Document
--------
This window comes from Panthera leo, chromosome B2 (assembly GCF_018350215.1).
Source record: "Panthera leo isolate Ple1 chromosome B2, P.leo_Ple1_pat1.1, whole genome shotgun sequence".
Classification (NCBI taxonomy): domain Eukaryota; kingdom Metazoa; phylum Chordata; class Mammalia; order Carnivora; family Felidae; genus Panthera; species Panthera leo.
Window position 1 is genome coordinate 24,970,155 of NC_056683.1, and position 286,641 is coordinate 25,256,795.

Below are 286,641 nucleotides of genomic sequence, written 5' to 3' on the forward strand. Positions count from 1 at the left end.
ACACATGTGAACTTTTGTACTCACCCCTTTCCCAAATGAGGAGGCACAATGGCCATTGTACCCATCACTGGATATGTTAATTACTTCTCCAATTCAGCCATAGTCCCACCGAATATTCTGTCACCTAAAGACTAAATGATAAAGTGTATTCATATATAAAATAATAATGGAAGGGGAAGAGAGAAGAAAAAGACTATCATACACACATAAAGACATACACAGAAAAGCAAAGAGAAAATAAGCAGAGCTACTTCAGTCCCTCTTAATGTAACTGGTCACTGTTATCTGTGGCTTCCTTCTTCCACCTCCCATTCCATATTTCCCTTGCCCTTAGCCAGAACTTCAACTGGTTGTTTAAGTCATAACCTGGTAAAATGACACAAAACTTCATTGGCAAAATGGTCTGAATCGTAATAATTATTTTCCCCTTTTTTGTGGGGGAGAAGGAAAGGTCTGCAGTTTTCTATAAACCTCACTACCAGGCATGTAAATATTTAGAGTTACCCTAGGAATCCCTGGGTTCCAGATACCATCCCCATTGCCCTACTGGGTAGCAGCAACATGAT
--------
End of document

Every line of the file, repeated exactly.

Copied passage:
This window comes from Panthera leo, chromosome B2 (assembly GCF_018350215.1).
Source record: "Panthera leo isolate Ple1 chromosome B2, P.leo_Ple1_pat1.1, whole genome shotgun sequence".
Classification (NCBI taxonomy): domain Eukaryota; kingdom Metazoa; phylum Chordata; class Mammalia; order Carnivora; family Felidae; genus Panthera; species Panthera leo.
Window position 1 is genome coordinate 24,970,155 of NC_056683.1, and position 286,641 is coordinate 25,256,795.

Below are 286,641 nucleotides of genomic sequence, written 5' to 3' on the forward strand. Positions count from 1 at the left end.
ACACATGTGAACTTTTGTACTCACCCCTTTCCCAAATGAGGAGGCACAATGGCCATTGTACCCATCACTGGATATGTTAATTACTTCTCCAATTCAGCCATAGTCCCACCGAATATTCTGTCACCTAAAGACTAAATGATAAAGTGTATTCATATATAAAATAATAATGGAAGGGGAAGAGAGAAGAAAAAGACTATCATACACACATAAAGACATACACAGAAAAGCAAAGAGAAAATAAGCAGAGCTACTTCAGTCCCTCTTAATGTAACTGGTCACTGTTATCTGTGGCTTCCTTCTTCCACCTCCCATTCCATATTTCCCTTGCCCTTAGCCAGAACTTCAACTGGTTGTTTAAGTCATAACCTGGTAAAATGACACAAAACTTCATTGGCAAAATGGTCTGAATCGTAATAATTATTTTCCCCTTTTTTGTGGGGGAGAAGGAAAGGTCTGCAGTTTTCTATAAACCTCACTACCAGGCATGTAAATATTTAGAGTTACCCTAGGAATCCCTGGGTTCCAGATACCATCCCCATTGCCCTACTGGGTAGCAGCAACATGAT